An array of educational resources are still being produced in Murrinhpatha.

“It’s deep in our heart that we are wanting our kids to have a better and a good life in the future,” says Gemma Alanga Nganbe, who has been teaching the bilingual literacy program at OLSH Thamarrurr College Wadeye since the mid-80s.

“We just want to do the best we can while we’re here so we can support our kids to have good education in school and out bush.” – Gemma Alanga Nganbe

She began, she explains, as a “flagpole at the back of the classroom” in 1977, graduating from scrubbing floors, sweeping and sharpening pencils to team teaching in the early 80s, then training through Remote Area Teacher Education (RATE) in 1984.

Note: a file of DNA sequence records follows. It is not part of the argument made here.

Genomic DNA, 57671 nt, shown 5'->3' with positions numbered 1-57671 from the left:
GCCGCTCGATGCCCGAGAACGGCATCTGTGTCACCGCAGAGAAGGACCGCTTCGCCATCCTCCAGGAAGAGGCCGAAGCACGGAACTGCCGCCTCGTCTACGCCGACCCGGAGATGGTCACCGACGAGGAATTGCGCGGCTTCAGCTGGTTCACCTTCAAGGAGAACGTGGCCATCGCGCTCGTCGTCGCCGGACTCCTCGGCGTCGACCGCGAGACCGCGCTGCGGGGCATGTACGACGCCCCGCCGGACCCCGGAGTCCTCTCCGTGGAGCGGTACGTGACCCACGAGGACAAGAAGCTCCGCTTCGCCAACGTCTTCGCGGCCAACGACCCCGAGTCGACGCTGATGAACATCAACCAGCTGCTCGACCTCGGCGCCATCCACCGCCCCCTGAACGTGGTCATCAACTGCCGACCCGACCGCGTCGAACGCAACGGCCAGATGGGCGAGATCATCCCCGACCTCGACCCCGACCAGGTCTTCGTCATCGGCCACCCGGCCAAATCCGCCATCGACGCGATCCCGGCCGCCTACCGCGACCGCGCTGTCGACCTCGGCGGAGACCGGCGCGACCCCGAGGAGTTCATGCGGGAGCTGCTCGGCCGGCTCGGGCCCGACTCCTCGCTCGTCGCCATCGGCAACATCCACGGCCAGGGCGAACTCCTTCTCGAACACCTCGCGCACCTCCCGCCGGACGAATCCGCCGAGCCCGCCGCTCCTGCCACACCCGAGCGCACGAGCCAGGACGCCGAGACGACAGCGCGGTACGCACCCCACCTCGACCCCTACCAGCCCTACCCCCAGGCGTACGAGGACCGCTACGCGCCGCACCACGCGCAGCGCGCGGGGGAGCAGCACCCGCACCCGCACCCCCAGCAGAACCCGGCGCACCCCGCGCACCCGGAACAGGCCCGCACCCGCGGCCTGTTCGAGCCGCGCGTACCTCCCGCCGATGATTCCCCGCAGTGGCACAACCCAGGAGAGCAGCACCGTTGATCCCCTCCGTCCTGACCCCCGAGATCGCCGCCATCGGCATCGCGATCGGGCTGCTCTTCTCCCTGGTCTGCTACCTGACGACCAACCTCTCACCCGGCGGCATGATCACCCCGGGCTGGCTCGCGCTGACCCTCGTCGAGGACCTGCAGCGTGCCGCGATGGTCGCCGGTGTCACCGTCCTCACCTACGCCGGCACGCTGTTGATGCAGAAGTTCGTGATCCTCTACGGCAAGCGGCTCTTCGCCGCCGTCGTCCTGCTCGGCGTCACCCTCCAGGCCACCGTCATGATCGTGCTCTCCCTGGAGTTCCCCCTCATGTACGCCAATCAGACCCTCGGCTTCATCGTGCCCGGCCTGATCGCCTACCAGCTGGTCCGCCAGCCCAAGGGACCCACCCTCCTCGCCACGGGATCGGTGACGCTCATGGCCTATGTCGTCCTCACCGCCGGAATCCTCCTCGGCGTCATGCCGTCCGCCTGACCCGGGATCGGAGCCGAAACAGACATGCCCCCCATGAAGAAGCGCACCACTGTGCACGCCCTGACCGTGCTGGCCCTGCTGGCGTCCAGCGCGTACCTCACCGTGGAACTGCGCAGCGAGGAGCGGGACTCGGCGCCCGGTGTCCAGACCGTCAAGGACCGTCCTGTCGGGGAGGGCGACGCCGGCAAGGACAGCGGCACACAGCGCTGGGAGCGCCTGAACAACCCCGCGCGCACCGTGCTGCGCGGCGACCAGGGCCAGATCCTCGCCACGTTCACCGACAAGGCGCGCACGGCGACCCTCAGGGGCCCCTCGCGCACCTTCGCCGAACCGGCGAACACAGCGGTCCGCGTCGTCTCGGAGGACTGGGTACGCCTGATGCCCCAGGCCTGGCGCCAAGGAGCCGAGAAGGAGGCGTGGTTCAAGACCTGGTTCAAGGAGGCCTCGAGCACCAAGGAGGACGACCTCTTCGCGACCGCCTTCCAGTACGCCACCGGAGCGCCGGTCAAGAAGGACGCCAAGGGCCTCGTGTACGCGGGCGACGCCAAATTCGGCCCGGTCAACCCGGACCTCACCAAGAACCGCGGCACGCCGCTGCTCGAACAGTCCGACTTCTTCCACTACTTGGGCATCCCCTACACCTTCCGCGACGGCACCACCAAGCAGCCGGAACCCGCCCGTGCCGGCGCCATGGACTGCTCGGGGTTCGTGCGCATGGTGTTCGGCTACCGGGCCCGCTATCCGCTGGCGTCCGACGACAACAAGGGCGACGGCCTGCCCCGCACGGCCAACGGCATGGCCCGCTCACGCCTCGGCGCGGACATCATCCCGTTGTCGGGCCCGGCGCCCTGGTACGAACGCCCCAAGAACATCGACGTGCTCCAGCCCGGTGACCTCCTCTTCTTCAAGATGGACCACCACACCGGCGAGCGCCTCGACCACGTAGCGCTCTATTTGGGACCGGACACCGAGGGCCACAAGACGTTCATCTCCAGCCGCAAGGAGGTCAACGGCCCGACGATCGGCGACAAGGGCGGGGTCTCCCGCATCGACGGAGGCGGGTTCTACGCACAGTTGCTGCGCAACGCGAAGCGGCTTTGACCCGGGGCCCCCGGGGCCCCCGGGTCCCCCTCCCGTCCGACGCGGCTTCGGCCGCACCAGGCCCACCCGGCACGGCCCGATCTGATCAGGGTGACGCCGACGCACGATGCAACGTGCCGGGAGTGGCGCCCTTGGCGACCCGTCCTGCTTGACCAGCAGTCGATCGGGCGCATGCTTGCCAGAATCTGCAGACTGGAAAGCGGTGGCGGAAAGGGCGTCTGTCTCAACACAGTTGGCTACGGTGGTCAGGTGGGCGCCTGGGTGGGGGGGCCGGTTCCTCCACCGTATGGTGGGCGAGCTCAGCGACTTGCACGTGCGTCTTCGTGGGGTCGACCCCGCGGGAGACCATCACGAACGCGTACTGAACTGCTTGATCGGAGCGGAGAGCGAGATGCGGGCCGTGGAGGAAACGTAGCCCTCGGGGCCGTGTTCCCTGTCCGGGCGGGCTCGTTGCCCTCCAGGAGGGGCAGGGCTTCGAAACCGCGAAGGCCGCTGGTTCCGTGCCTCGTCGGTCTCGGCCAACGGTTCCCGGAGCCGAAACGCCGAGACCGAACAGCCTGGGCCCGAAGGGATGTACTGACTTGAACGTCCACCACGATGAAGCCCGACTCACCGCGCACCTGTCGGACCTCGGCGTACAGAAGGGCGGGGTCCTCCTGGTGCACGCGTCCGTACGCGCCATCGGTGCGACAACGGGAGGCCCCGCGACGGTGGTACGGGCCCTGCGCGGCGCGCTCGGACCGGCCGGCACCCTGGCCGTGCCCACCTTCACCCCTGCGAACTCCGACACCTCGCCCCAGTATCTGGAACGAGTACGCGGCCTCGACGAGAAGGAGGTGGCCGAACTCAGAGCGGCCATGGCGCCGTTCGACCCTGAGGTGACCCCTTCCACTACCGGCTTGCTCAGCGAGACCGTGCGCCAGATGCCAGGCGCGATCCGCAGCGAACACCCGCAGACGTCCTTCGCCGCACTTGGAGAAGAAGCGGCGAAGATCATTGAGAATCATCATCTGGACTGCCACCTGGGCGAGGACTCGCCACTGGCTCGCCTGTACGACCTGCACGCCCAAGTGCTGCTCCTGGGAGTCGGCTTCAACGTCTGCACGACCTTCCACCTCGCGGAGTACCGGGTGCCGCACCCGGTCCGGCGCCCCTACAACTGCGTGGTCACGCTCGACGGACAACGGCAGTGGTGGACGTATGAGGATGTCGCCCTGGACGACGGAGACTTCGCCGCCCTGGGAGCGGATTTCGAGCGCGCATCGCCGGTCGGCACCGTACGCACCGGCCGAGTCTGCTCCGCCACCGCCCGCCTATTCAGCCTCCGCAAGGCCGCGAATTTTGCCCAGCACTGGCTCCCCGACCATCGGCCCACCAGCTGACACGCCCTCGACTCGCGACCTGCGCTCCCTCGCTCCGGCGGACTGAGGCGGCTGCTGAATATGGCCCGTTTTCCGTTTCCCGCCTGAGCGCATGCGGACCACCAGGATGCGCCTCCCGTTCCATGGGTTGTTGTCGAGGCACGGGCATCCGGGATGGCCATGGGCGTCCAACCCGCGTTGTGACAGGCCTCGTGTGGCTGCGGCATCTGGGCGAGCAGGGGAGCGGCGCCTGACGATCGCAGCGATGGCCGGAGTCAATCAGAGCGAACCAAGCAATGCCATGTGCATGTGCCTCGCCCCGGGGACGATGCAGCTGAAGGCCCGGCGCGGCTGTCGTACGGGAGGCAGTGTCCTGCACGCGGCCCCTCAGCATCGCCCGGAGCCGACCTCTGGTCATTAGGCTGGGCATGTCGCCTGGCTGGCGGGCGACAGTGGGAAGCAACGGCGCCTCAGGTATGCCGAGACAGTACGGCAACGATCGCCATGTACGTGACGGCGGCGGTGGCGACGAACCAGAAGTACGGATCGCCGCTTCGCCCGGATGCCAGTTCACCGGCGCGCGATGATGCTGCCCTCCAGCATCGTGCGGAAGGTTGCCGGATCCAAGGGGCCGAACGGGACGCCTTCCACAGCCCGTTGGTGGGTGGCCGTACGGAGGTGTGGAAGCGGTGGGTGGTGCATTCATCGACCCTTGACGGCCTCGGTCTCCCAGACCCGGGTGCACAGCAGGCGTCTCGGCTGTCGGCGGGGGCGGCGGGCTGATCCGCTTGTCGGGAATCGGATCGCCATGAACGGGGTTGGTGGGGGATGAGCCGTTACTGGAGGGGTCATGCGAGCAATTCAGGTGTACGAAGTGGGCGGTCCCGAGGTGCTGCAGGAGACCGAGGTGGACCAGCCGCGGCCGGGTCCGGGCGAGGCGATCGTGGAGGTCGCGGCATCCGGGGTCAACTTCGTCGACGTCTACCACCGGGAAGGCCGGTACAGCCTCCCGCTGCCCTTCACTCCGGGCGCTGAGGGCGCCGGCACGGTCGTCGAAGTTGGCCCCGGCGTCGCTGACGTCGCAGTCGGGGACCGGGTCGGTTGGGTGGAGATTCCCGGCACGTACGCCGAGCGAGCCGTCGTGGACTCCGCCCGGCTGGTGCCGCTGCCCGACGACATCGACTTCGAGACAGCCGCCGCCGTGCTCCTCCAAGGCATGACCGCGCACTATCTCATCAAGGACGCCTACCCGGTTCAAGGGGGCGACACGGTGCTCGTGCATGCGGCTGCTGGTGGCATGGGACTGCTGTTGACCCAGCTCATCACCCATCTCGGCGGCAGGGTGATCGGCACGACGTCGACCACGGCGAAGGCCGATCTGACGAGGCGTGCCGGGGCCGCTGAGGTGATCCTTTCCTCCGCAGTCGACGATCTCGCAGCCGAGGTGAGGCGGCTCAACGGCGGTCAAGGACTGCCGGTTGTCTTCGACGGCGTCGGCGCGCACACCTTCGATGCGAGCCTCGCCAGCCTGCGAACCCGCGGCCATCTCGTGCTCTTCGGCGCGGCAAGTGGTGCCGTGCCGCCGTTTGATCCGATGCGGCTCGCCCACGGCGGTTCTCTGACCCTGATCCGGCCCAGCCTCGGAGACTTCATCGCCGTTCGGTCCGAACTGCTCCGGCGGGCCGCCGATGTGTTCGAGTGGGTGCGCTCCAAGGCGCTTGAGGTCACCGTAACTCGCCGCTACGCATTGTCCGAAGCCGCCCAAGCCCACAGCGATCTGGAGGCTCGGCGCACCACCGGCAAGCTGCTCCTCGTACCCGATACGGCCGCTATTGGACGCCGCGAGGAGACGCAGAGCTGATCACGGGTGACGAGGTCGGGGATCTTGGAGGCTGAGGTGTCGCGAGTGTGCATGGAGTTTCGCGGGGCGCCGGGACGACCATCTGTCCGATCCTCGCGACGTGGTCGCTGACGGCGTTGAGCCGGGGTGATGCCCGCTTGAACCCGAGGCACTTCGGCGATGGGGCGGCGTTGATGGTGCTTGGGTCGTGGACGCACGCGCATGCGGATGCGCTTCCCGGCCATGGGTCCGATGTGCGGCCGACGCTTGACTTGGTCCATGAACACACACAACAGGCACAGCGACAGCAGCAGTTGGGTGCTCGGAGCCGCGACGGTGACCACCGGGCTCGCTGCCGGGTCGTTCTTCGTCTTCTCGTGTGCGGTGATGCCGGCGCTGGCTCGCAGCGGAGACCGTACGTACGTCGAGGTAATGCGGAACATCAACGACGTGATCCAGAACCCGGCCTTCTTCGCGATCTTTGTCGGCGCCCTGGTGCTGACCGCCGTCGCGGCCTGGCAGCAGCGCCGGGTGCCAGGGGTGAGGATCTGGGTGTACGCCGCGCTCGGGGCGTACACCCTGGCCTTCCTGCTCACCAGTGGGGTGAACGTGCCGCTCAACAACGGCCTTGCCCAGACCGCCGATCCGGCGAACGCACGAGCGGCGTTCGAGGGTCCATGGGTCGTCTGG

“In the late-80s, Indigenous people started writing about their schools that we want both-ways education. We wanted to be bilingual. We wanted to be bicultural. And really, that was the heyday with lots of positives,” Alanga says.

“We just want to do the best we can while we’re here so we can support our kids to have good education in school and out bush – ‘both ways education.’”

Meanwhile, the Albanese government has recognised the importance of teaching First Nations languages by announcing it will train and hire ‘First Nations Educators’ to be placed in 60 primary schools across the country from semester two, 2023.

A federal Education Department spokesperson told Eternity $14 million will be committed towards implementation of the plan. First Nations communities will work with state and territory governments and school systems to select the 60 schools to participate, with priority to be given to schools with high enrolments of First Nations students.